As with most scientific revolutions, Einstein's breakthrough insights on special relativity in 1905 did not arise out of a vacuum. His genius lay in how he transformed previous work by scientists like Henri Poincaré and Hendrik Lorentz into a new, unified theory, one that removed the friction between Newtonian physics and James Clerk Maxwell's theory of light.
Published in 1916, Einstein's theory of general relativity completed special relativity by bringing gravity and acceleration into the picture through the concept of warped space-time. Unfortunately, it took years to prove one of its key predictions, the lensing effect of gravity. When astronomers finally confirmed the bending of starlight during observations of a 1919 solar eclipse, it launched Einstein into overnight celebrity, but three more years would pass before the Nobel committee retroactively awarded him the 1921 Nobel Prize in physics in 1922.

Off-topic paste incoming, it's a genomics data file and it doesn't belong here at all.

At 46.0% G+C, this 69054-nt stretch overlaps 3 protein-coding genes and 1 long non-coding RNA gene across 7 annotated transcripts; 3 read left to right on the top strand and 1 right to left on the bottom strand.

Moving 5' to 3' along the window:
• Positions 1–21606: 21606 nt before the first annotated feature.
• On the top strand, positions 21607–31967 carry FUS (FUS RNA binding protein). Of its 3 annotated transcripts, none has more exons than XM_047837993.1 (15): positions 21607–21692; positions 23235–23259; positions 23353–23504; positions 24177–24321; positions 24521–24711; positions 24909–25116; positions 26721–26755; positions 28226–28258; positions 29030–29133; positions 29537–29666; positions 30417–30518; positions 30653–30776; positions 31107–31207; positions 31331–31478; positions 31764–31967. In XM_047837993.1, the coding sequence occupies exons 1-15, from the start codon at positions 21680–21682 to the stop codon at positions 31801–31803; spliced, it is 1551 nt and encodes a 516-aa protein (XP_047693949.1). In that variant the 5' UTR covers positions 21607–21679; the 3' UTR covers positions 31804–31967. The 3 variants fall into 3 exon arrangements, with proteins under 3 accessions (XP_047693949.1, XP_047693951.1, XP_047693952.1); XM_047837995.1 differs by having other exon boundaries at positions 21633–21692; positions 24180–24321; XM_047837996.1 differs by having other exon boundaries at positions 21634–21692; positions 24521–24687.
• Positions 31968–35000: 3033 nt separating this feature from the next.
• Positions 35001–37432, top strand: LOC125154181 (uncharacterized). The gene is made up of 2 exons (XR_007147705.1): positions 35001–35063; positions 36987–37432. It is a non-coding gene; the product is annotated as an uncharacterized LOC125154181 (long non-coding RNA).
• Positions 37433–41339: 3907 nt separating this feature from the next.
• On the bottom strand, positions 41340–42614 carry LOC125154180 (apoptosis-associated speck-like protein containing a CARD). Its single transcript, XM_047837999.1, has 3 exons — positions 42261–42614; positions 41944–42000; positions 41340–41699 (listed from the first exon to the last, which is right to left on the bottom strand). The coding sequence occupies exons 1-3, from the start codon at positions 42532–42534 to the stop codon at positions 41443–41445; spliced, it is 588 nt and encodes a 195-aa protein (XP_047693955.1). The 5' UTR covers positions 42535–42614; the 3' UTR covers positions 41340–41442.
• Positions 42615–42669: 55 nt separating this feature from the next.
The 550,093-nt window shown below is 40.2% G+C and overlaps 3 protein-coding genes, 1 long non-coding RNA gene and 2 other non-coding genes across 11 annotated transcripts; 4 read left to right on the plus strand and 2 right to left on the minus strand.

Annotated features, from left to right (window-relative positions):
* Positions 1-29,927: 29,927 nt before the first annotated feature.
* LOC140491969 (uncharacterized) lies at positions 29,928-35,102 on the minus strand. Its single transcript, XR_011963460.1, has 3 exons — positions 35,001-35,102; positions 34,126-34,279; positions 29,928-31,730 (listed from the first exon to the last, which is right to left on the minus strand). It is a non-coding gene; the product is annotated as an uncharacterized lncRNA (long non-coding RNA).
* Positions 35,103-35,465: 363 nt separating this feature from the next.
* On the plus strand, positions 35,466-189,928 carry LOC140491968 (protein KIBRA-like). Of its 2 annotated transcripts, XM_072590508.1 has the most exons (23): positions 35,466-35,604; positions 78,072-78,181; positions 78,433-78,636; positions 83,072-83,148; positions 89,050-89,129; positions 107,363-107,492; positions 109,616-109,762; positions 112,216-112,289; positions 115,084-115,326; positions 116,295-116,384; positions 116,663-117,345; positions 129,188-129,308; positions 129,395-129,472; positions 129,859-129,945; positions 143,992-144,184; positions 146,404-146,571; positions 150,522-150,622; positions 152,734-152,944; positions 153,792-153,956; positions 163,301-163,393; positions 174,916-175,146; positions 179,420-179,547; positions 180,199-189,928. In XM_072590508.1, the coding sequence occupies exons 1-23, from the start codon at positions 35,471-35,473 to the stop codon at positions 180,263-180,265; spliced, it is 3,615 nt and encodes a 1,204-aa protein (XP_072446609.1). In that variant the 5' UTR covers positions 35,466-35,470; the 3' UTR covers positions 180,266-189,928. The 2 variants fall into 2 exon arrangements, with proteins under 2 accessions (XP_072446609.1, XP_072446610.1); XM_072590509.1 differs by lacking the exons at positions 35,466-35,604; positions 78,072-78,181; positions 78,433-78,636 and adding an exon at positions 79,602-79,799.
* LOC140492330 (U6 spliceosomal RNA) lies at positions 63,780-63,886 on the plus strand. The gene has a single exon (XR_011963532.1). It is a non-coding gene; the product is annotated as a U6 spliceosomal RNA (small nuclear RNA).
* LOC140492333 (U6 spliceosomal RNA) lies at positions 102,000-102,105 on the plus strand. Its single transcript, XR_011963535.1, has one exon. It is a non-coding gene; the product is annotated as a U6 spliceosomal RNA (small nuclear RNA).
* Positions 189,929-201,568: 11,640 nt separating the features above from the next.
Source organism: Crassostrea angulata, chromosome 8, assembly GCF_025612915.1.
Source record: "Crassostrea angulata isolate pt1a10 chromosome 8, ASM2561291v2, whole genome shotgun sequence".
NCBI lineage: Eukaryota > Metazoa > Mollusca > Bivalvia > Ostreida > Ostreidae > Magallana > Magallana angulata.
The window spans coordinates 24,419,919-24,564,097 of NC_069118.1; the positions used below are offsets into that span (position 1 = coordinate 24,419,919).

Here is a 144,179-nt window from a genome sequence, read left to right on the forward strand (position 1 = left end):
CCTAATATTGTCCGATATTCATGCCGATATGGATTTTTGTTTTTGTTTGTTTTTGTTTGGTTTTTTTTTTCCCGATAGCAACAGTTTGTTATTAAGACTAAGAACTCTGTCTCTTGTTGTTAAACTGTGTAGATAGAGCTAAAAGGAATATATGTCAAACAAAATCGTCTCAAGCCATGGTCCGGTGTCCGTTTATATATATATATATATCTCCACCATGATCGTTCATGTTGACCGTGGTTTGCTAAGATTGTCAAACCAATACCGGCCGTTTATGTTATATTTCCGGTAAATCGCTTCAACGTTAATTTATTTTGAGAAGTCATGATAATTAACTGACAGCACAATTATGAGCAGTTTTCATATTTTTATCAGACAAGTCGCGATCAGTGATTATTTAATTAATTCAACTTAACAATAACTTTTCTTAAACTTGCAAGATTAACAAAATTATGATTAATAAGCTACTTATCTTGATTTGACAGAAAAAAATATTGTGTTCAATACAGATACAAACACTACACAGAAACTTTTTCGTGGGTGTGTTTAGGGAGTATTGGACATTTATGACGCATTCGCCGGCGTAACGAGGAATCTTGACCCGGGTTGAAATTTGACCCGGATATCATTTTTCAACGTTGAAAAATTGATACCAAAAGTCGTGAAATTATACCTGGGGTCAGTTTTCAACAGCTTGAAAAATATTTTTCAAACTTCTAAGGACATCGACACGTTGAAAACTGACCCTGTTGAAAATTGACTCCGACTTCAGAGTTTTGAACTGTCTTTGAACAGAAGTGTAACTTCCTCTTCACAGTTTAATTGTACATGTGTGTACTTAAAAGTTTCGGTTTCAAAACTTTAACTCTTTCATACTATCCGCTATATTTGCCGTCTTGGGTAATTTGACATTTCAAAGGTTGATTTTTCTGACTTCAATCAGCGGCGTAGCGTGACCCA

Einstein received the prize for "the discovery of the law of the photoelectric effect." The photoelectric effect refers to the release of electrically charged particles (ions or electrons) from (or within) a material that absorbs electromagnetic radiation (such as light). Einstein's crucial work in this area resolved perplexing questions regarding the particle-wave duality of light. Nevertheless, Einstein's acceptance speech focused on his work in general relativity, a problem that had occupied him for nearly a decade, and whose importance would not be fully appreciated for decades to come.